For the repartitioned RAN, Cavium offers the derivative CNF74xx processor, which supports MAC-PHY splits. It provides the physical-layer functions (such as modulation, coding, FFT, and MIMO support) for LTE-Advanced, plus eight CPUs for smart RRUs (remote radio units). The CNF74xx allows the PHY and some selective portion of the time-critical Layer 2 function to reside in the RRU, and it allows the intelligent RRU to include the Layer 1 PHY, Layer 2 scheduler, and radio link controller. The upside of increasing RRU capability is a lower fronthaul rate, but the downside is less opportunity for resource reuse at the central BBU. Octeon Fusion-M enables customers to partition a minimum portion of the scheduler at the RRU and the remainder centrally, thereby optimizing the fronthaul rate and BBU reuse.

Figure 2 shows a C-RAN configuration using the CNF74xx in the RRU and Cavium’s ThunderX (see MPR 6/9/14, “ThunderX Rattles Server Market”) in the central BBU. Multiple RRUs or small cells connect to a central server through an Ethernet switch or router. In this case, Ethernet replaces CPRI at lower data rates, enabling use of copper as well as fiber media.

Figure 2. Cloud radio access network (C-RAN) using Cavium products. The CNF7xxx enables full or partial base stations at the remote radio sites, and ThunderX supports central baseband processing.

Using the CNF74xx, one customer could place the scheduler and MAC at the RRU, whereas another might also add the RLC (radio link control) to the RRU. The remainder of the baseband function would execute on the central ThunderX server (BBU). OEMs can use ThunderX to implement virtual base stations centrally. The ThunderX server supports multiple C-RAN controllers, which can each map to one or more RRUs. Cavium is currently performing proof-of-concept trials at a Tier One operator in the U.S. C-RAN systems built around Octeon Fusion-M and ThunderX, however, are unlikely to ship before 2017.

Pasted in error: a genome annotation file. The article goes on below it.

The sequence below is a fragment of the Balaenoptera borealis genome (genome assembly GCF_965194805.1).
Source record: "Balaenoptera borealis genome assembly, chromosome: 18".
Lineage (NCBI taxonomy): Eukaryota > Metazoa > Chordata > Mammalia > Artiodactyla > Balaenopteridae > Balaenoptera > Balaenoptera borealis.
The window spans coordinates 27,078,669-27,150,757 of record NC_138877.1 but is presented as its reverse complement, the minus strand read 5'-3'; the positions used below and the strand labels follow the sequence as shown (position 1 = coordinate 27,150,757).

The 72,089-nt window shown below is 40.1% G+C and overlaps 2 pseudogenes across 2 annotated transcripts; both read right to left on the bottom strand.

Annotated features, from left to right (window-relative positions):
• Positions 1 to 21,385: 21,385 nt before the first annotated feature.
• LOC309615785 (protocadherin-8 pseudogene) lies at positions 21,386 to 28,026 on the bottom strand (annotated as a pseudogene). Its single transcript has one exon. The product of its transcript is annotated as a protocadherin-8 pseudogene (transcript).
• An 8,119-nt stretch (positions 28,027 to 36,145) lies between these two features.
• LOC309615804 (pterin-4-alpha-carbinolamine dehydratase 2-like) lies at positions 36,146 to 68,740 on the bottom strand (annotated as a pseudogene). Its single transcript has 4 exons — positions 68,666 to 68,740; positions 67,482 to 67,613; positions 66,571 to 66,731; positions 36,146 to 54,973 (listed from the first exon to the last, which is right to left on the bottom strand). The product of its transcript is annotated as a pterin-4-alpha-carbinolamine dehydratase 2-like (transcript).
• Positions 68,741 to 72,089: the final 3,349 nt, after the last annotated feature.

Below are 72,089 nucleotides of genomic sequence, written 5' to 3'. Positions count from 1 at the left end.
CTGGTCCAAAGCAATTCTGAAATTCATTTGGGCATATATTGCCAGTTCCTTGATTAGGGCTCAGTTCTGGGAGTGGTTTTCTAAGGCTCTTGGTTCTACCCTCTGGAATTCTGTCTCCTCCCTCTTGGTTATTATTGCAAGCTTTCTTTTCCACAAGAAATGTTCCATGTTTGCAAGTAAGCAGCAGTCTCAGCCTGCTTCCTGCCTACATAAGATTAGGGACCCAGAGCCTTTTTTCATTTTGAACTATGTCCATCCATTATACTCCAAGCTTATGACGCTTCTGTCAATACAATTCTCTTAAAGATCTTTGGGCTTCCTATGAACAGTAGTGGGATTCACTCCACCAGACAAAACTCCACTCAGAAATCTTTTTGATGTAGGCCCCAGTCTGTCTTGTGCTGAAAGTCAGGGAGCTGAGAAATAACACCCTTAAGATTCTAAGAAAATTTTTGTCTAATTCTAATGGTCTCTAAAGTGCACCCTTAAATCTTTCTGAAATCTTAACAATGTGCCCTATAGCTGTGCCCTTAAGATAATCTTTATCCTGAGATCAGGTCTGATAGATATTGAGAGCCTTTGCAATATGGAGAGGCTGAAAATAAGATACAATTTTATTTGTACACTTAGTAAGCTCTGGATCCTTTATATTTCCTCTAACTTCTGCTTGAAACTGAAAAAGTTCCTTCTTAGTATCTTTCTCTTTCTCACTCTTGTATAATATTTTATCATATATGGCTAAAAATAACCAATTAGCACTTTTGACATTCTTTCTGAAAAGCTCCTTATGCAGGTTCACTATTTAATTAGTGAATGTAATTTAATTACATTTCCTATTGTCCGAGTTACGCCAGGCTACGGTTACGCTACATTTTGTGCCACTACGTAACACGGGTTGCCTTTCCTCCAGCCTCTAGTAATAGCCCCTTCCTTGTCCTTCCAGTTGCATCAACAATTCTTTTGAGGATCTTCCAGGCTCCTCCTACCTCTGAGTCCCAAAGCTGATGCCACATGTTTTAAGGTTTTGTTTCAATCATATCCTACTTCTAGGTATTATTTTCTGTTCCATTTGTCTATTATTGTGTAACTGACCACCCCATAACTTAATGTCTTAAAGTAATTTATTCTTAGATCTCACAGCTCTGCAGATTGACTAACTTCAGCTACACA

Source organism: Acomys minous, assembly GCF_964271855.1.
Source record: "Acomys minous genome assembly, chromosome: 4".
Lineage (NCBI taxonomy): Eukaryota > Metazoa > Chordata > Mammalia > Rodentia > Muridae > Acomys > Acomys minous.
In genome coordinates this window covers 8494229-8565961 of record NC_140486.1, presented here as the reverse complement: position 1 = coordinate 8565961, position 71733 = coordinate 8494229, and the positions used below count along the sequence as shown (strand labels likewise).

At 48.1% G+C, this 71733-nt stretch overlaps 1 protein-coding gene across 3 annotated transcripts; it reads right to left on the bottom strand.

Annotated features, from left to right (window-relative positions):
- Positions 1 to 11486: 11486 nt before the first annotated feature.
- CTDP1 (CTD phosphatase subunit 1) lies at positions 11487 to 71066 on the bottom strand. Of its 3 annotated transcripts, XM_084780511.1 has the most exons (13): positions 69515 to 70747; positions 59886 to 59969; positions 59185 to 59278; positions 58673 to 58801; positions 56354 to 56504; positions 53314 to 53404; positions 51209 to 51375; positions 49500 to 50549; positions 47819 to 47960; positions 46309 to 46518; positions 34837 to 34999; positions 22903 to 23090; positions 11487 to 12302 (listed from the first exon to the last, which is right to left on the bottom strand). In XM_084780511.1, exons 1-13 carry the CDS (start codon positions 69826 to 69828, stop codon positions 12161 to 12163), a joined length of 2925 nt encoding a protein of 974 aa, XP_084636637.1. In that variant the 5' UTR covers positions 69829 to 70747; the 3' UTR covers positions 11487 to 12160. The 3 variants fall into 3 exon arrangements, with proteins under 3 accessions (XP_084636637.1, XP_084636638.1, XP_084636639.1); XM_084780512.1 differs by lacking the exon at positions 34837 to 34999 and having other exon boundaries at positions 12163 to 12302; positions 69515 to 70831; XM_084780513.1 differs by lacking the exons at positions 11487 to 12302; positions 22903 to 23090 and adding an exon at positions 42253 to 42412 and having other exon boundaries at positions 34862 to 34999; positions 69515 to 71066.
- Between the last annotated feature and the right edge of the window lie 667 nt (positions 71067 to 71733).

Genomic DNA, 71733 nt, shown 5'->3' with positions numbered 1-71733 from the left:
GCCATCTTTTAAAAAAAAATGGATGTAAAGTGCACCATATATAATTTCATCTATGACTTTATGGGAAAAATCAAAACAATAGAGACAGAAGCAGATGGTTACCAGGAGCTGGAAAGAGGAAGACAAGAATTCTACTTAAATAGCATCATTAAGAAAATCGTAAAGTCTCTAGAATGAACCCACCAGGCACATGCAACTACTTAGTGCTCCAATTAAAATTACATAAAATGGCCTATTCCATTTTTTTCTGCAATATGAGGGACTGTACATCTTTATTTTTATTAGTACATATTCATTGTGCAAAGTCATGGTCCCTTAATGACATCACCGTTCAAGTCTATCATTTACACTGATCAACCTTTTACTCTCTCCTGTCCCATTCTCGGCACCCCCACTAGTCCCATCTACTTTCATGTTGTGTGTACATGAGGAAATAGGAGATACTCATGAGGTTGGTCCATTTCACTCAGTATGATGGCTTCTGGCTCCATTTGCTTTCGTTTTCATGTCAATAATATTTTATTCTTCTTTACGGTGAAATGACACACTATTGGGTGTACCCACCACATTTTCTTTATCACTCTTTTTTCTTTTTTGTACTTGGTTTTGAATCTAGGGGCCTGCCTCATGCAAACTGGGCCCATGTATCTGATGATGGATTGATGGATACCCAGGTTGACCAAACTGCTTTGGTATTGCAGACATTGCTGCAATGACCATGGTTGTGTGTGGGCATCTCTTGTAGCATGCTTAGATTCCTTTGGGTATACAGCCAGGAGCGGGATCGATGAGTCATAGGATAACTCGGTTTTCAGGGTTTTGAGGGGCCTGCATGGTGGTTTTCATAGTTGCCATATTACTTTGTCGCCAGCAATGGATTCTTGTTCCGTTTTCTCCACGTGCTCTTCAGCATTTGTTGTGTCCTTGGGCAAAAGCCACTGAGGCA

Octeon Fusion-M: In a Class of Its Own

Table 1 contrasts Cavium’s CNF75xx with the largest-capacity integrated base-station processors from Freescale and Texas Instruments. All of them support 4G standards (LTE and LTE-Advanced) plus multimode operation with existing 3G user equipment. The CNF75xx, however, handles three times as many users as the competing products.

Table 1. Comparison of integrated base-station processors. Fusion-M leads in bandwidth and number of users, but its availability lags by more than a year. (Source: vendors, except *The Linley Group estimate)

Supporting 12 LTE sectors, 3,600 users, and 4x10GbE backhaul, the CNF75xx is truly in a class by itself. Using carrier aggregation, it can deliver 1,800Mbps of bandwidth on the downlink and 900Mbps on the uplink. For backhaul, it offers twice as many 10GbE ports as the B4860. TI lags with only four GbE ports. The CNF75xx’s 10GbE fronthaul is important for C-RAN deployments. We expect Cavium to announce scaled-down and lower-price versions of Fusion-M that will compete more directly with the Qonverge B4860 (see MPR 3/19/12, “Freescale’s Qonverge Goes Macro”) and KeyStone II TCI6636 (see MPR 4/2/12, “TI Boosts Base-Station Processors”).